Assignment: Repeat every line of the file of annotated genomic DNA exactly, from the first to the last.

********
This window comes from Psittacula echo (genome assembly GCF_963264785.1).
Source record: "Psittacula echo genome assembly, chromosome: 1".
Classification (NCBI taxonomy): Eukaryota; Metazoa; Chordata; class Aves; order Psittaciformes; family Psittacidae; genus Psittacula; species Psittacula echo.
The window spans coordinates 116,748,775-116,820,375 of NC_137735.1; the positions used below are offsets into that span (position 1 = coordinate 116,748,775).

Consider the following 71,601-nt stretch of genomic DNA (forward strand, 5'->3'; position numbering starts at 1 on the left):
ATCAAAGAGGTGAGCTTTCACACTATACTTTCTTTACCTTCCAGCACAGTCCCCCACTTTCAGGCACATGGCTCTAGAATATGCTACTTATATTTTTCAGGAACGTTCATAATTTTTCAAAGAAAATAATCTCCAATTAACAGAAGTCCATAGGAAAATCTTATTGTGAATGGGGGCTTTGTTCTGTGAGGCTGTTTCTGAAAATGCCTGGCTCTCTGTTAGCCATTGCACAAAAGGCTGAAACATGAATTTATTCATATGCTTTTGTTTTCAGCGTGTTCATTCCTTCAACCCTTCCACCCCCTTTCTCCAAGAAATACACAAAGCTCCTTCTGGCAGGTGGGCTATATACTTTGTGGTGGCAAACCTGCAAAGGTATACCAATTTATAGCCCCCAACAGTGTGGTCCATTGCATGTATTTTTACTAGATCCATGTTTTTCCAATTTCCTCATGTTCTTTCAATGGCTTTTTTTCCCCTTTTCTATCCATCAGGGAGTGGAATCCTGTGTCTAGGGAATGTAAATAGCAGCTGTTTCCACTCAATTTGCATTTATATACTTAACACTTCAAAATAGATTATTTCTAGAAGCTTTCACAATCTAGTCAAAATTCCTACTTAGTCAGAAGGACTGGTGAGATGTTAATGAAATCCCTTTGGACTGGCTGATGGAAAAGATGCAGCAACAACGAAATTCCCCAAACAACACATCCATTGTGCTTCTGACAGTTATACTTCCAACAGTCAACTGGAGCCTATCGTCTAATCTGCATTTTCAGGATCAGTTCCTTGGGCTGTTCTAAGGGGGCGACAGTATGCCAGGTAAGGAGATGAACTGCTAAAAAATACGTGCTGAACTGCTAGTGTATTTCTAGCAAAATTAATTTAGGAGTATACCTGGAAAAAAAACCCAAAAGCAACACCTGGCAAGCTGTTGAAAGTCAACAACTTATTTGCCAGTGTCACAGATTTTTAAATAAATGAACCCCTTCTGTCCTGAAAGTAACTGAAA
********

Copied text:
This window comes from Psittacula echo (genome assembly GCF_963264785.1).
Source record: "Psittacula echo genome assembly, chromosome: 1".
Classification (NCBI taxonomy): Eukaryota; Metazoa; Chordata; class Aves; order Psittaciformes; family Psittacidae; genus Psittacula; species Psittacula echo.
The window spans coordinates 116,748,775-116,820,375 of NC_137735.1; the positions used below are offsets into that span (position 1 = coordinate 116,748,775).

Consider the following 71,601-nt stretch of genomic DNA (forward strand, 5'->3'; position numbering starts at 1 on the left):
ATCAAAGAGGTGAGCTTTCACACTATACTTTCTTTACCTTCCAGCACAGTCCCCCACTTTCAGGCACATGGCTCTAGAATATGCTACTTATATTTTTCAGGAACGTTCATAATTTTTCAAAGAAAATAATCTCCAATTAACAGAAGTCCATAGGAAAATCTTATTGTGAATGGGGGCTTTGTTCTGTGAGGCTGTTTCTGAAAATGCCTGGCTCTCTGTTAGCCATTGCACAAAAGGCTGAAACATGAATTTATTCATATGCTTTTGTTTTCAGCGTGTTCATTCCTTCAACCCTTCCACCCCCTTTCTCCAAGAAATACACAAAGCTCCTTCTGGCAGGTGGGCTATATACTTTGTGGTGGCAAACCTGCAAAGGTATACCAATTTATAGCCCCCAACAGTGTGGTCCATTGCATGTATTTTTACTAGATCCATGTTTTTCCAATTTCCTCATGTTCTTTCAATGGCTTTTTTTCCCCTTTTCTATCCATCAGGGAGTGGAATCCTGTGTCTAGGGAATGTAAATAGCAGCTGTTTCCACTCAATTTGCATTTATATACTTAACACTTCAAAATAGATTATTTCTAGAAGCTTTCACAATCTAGTCAAAATTCCTACTTAGTCAGAAGGACTGGTGAGATGTTAATGAAATCCCTTTGGACTGGCTGATGGAAAAGATGCAGCAACAACGAAATTCCCCAAACAACACATCCATTGTGCTTCTGACAGTTATACTTCCAACAGTCAACTGGAGCCTATCGTCTAATCTGCATTTTCAGGATCAGTTCCTTGGGCTGTTCTAAGGGGGCGACAGTATGCCAGGTAAGGAGATGAACTGCTAAAAAATACGTGCTGAACTGCTAGTGTATTTCTAGCAAAATTAATTTAGGAGTATACCTGGAAAAAAAACCCAAAAGCAACACCTGGCAAGCTGTTGAAAGTCAACAACTTATTTGCCAGTGTCACAGATTTTTAAATAAATGAACCCCTTCTGTCCTGAAAGTAACTGAAA